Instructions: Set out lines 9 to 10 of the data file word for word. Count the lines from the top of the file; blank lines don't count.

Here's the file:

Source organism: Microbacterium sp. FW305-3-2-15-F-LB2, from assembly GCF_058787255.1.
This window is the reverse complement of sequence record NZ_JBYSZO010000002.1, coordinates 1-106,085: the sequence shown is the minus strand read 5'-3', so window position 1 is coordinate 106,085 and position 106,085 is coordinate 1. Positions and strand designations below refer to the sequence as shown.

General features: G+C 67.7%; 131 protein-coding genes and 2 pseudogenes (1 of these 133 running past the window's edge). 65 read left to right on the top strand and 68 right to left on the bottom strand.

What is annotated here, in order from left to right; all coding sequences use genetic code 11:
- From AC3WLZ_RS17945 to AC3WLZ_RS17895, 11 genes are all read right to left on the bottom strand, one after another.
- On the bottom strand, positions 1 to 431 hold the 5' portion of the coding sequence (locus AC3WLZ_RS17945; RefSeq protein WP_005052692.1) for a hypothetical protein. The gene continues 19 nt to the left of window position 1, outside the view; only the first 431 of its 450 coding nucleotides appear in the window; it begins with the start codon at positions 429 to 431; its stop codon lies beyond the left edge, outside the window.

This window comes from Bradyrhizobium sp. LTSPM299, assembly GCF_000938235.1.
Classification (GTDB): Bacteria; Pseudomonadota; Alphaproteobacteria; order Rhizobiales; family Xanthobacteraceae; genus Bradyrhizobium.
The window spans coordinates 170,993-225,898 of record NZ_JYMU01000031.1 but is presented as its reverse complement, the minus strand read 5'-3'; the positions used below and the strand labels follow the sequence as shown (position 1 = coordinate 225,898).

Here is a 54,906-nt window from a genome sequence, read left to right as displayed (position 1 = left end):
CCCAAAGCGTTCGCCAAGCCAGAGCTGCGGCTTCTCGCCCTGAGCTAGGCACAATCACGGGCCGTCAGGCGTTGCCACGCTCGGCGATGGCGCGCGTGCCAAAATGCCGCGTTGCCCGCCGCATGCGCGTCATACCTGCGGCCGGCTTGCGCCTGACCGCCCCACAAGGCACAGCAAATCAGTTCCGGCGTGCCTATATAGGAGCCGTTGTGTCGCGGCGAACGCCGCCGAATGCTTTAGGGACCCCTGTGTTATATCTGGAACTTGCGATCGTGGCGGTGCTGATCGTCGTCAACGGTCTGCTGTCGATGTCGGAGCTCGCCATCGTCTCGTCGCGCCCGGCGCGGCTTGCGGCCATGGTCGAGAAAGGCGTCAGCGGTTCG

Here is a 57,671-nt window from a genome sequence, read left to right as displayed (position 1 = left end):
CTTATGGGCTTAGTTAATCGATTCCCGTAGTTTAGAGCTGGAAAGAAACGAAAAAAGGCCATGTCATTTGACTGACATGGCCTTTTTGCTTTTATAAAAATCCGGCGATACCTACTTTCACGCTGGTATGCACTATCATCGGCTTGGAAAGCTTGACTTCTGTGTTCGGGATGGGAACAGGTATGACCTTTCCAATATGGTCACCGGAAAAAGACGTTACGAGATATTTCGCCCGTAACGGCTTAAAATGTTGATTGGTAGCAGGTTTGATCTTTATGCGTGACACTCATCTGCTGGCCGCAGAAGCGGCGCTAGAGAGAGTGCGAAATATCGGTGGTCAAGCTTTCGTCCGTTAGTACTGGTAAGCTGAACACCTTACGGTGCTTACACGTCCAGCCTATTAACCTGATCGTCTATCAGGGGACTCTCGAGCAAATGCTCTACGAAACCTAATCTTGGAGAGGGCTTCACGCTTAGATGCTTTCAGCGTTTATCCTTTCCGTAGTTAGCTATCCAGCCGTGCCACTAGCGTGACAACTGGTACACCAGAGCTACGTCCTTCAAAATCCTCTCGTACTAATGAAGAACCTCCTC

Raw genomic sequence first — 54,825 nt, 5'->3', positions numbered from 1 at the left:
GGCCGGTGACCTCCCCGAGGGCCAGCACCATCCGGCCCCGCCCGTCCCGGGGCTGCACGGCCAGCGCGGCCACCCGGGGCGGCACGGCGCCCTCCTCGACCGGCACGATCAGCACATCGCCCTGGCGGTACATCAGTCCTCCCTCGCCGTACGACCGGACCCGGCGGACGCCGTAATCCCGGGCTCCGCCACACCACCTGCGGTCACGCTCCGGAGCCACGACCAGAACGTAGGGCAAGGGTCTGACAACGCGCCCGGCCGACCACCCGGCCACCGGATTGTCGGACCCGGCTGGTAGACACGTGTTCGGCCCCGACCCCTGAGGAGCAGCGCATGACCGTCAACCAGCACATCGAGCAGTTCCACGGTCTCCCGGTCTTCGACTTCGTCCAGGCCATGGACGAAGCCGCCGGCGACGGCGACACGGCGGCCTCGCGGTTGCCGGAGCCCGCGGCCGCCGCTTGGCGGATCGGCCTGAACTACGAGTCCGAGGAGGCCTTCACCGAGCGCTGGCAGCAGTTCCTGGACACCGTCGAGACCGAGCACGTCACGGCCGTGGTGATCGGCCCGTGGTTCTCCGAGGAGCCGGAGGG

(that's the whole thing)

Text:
The window spans coordinates 170,993-225,898 of record NZ_JYMU01000031.1 but is presented as its reverse complement, the minus strand read 5'-3'; the positions used below and the strand labels follow the sequence as shown (position 1 = coordinate 225,898).

Here is a 54,906-nt window from a genome sequence, read left to right as displayed (position 1 = left end):